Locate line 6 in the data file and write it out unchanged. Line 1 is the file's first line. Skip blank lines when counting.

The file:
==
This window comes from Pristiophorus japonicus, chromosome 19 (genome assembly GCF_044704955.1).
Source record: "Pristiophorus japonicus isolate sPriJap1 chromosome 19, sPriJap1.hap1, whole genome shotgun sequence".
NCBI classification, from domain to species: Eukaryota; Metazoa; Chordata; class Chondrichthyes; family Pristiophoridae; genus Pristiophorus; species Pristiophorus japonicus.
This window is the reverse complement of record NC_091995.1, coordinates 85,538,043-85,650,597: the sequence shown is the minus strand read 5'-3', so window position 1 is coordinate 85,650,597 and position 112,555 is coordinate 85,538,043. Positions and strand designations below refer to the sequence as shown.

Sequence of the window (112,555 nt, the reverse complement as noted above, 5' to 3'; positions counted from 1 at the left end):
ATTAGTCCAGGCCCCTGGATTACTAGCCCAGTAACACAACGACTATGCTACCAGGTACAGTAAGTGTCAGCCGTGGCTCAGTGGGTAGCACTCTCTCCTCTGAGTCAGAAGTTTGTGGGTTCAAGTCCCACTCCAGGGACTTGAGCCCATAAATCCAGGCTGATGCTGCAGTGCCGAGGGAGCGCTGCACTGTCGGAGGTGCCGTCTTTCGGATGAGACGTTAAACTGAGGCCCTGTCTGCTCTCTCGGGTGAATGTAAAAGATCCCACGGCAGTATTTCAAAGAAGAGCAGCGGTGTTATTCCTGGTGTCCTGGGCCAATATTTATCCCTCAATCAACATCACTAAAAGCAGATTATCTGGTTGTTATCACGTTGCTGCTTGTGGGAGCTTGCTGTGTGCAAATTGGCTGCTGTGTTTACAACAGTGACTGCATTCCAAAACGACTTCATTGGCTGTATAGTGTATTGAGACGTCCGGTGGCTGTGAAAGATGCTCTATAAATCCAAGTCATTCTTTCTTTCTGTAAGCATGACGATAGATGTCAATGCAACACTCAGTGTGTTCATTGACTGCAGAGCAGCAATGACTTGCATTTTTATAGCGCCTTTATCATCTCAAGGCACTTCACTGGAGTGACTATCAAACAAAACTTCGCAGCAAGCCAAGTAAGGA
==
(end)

ATTAGTCCAGGCCCCTGGATTACTAGCCCAGTAACACAACGACTATGCTACCAGGTACAGTAAGTGTCAGCCGTGGCTCAGTGGGTAGCACTCTCTCCTCTGAGTCAGAAGTTTGTGGGTTCAAGTCCCACTCCAGGGACTTGAGCCCATAAATCCAGGCTGATGCTGCAGTGCCGAGGGAGCGCTGCACTGTCGGAGGTGCCGTCTTTCGGATGAGACGTTAAACTGAGGCCCTGTCTGCTCTCTCGGGTGAATGTAAAAGATCCCACGGCAGTATTTCAAAGAAGAGCAGCGGTGTTATTCCTGGTGTCCTGGGCCAATATTTATCCCTCAATCAACATCACTAAAAGCAGATTATCTGGTTGTTATCACGTTGCTGCTTGTGGGAGCTTGCTGTGTGCAAATTGGCTGCTGTGTTTACAACAGTGACTGCATTCCAAAACGACTTCATTGGCTGTATAGTGTATTGAGACGTCCGGTGGCTGTGAAAGATGCTCTATAAATCCAAGTCATTCTTTCTTTCTGTAAGCATGACGATAGATGTCAATGCAACACTCAGTGTGTTCATTGACTGCAGAGCAGCAATGACTTGCATTTTTATAGCGCCTTTATCATCTCAAGGCACTTCACTGGAGTGACTATCAAACAAAACTTCGCAGCAAGCCAAGTAAGGA